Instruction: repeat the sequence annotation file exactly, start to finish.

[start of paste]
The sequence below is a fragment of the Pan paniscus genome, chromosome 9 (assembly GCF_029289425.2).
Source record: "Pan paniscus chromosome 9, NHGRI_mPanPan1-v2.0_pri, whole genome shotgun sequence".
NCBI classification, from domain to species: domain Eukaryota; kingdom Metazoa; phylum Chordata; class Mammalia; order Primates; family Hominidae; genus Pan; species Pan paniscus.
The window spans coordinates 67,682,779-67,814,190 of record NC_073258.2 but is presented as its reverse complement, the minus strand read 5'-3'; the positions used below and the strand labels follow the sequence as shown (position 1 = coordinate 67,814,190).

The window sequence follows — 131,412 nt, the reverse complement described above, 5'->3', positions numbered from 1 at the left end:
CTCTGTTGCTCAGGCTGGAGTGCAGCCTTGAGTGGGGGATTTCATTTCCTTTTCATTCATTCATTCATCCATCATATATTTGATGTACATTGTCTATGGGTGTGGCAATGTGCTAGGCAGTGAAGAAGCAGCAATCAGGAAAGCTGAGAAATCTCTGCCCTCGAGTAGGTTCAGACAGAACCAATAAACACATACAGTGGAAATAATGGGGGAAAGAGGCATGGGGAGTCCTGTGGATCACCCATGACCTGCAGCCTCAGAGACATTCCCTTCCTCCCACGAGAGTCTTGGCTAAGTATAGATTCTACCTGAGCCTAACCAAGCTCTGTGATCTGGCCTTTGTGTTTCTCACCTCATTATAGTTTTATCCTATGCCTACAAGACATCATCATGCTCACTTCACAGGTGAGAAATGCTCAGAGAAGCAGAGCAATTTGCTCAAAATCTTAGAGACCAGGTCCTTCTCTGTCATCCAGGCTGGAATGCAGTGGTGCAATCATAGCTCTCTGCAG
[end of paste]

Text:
The sequence below is a fragment of the Pan paniscus genome, chromosome 9 (assembly GCF_029289425.2).
Source record: "Pan paniscus chromosome 9, NHGRI_mPanPan1-v2.0_pri, whole genome shotgun sequence".
NCBI classification, from domain to species: domain Eukaryota; kingdom Metazoa; phylum Chordata; class Mammalia; order Primates; family Hominidae; genus Pan; species Pan paniscus.
The window spans coordinates 67,682,779-67,814,190 of record NC_073258.2 but is presented as its reverse complement, the minus strand read 5'-3'; the positions used below and the strand labels follow the sequence as shown (position 1 = coordinate 67,814,190).

The window sequence follows — 131,412 nt, the reverse complement described above, 5'->3', positions numbered from 1 at the left end:
CTCTGTTGCTCAGGCTGGAGTGCAGCCTTGAGTGGGGGATTTCATTTCCTTTTCATTCATTCATTCATCCATCATATATTTGATGTACATTGTCTATGGGTGTGGCAATGTGCTAGGCAGTGAAGAAGCAGCAATCAGGAAAGCTGAGAAATCTCTGCCCTCGAGTAGGTTCAGACAGAACCAATAAACACATACAGTGGAAATAATGGGGGAAAGAGGCATGGGGAGTCCTGTGGATCACCCATGACCTGCAGCCTCAGAGACATTCCCTTCCTCCCACGAGAGTCTTGGCTAAGTATAGATTCTACCTGAGCCTAACCAAGCTCTGTGATCTGGCCTTTGTGTTTCTCACCTCATTATAGTTTTATCCTATGCCTACAAGACATCATCATGCTCACTTCACAGGTGAGAAATGCTCAGAGAAGCAGAGCAATTTGCTCAAAATCTTAGAGACCAGGTCCTTCTCTGTCATCCAGGCTGGAATGCAGTGGTGCAATCATAGCTCTCTGCAG